It’s taken a while to get our hands on a Volvo V60 Cross Country in the U.S. Why? Diesel, that’s why. Volvo’s decision to launch the car initially with only the 190-hp 2.0-liter turbodiesel—not a powertrain many American consumers would consider in the aftermath of the VW Dieselgate scandal—means we’ve had to wait until the car is available with the 250-hp 2.0-liter turbocharged gas engine. So what have we been missing?

After a 500-mile drive across Britain, on a mix of fast-moving freeways, fun-to-drive two-lanes, and jittery city streets, the diesel-powered V60 D4 Cross Country impresses as a wagon that manages to be at once supremely relaxed and yet still engaging to drive. No, it won’t go around corners like an Audi RS6 Avant. Or even a regular V60, for that matter. For a start, it has 8.3 inches of ground clearance and spring rates that are 8 percent softer than the regular V60.



Despite its plusher primary ride and increased roll in the corners, the fundamentals are sound: The D4 Cross Country reacts consistently to driver inputs, and, once set, holds course regardless of what’s happening where the rubber meets the road. It feels resolutely planted. Unless you’re playing Swedish rally drivers, deliberately kicking the tail out on gravel, mud, ice, or snow, the default limit-handling mode is marked by mild understeer.

That said, there’s still the same hint the brittleness in the ride quality that blights most modern Volvos. Pro tip: Stick with the stock 18-inch alloy wheels rather than going for the optional 19s and lower-profile tires.

The 2.0-liter turbodiesel engine suits the V60 Cross Country’s relaxed demeanor. The D4’s 190 horses are all mustered by 4,250 rpm, 1,250 rpm sooner than the 250 ponies turn up in the T5. More important, the D4 has 295 lb-ft of torque on tap from just 1,750 rpm, compared with the T5’s 258 lb-ft from 1,800 rpm. That extra grunt matters: Volvo claims a 0–60 mph acceleration time of 7.6 seconds for the D4 Cross Country, quicker than the 8.0 seconds returned by the T5 version in our initial testing.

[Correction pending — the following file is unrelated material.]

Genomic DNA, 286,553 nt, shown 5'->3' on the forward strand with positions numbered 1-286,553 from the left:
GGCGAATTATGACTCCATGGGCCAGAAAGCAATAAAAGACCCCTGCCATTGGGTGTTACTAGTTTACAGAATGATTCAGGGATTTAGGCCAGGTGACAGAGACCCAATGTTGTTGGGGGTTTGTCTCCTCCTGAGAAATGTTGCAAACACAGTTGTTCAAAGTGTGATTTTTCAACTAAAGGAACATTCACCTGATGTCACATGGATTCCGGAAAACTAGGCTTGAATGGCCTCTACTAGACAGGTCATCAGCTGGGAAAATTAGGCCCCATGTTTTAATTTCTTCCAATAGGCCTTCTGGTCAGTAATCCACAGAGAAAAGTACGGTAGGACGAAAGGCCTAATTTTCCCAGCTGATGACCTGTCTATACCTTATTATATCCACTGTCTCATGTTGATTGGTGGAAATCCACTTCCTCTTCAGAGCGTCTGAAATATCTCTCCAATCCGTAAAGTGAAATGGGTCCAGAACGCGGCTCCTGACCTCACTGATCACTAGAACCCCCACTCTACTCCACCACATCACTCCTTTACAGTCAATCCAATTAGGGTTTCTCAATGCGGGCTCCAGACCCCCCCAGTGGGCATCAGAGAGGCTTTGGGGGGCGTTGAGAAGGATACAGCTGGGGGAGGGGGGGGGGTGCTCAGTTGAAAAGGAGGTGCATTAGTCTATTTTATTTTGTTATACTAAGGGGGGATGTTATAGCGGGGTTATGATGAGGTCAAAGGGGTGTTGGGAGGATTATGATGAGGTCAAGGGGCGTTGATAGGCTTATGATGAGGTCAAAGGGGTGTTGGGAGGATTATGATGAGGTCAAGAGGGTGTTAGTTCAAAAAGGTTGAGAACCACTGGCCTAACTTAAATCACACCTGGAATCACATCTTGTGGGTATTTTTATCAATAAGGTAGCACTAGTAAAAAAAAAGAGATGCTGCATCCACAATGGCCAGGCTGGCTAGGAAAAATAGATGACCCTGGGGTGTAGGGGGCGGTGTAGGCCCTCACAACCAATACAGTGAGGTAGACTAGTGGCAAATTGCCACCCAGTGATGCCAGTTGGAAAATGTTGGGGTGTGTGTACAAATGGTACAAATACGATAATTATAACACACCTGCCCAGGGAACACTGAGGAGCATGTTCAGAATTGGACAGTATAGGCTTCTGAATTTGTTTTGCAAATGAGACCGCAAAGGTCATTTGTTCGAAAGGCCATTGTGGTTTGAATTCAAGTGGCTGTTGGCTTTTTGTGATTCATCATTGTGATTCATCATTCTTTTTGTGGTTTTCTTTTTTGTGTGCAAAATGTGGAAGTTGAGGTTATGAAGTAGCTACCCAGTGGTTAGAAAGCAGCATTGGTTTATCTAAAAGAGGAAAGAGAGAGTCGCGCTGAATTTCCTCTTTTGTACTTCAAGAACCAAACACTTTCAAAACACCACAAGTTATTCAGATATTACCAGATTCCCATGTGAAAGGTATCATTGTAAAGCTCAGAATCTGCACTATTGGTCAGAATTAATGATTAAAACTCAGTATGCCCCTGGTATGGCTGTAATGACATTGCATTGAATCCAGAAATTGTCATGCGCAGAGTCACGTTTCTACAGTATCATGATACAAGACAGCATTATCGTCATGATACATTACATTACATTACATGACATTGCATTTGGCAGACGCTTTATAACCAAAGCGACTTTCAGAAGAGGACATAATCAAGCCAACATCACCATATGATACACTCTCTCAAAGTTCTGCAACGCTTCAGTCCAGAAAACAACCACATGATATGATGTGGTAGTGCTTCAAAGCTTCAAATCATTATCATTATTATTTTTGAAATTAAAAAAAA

On real-world roads, especially on part-throttle, the D4 feels just that little bit more effortless than the D5. And, according to the new, more accurate WTLP test protocol, it’s about 25 percent better in terms of fuel consumption on the combined drive cycle than the T5. Downsides? You’re always aware of the rattly knock from the combustion chambers, and the kickdown response from the eight-speed automatic transmission is oddly lethargic in Comfort mode.

Unlike the larger V90 T5 Cross Country, which is only available to order, U.S. Volvo dealers will carry the V60 T5 Cross Country in stock, priced from about $46,000, and they expect it to outsell the regular V60 wagon by four to one. Even so, Volvo doesn’t expect to sell that many, so waiting for an engine that’s more acceptable to American consumers makes perfect business sense.

Superbly proportioned and beautifully detailed, equipped with the usual complement of Volvo safety technologies, the quietly capable V60 Cross Country is more obviously upscale than a Subaru Outback and more interesting to live with than an Audi A4 Allroad. No matter what engine is under the hood.

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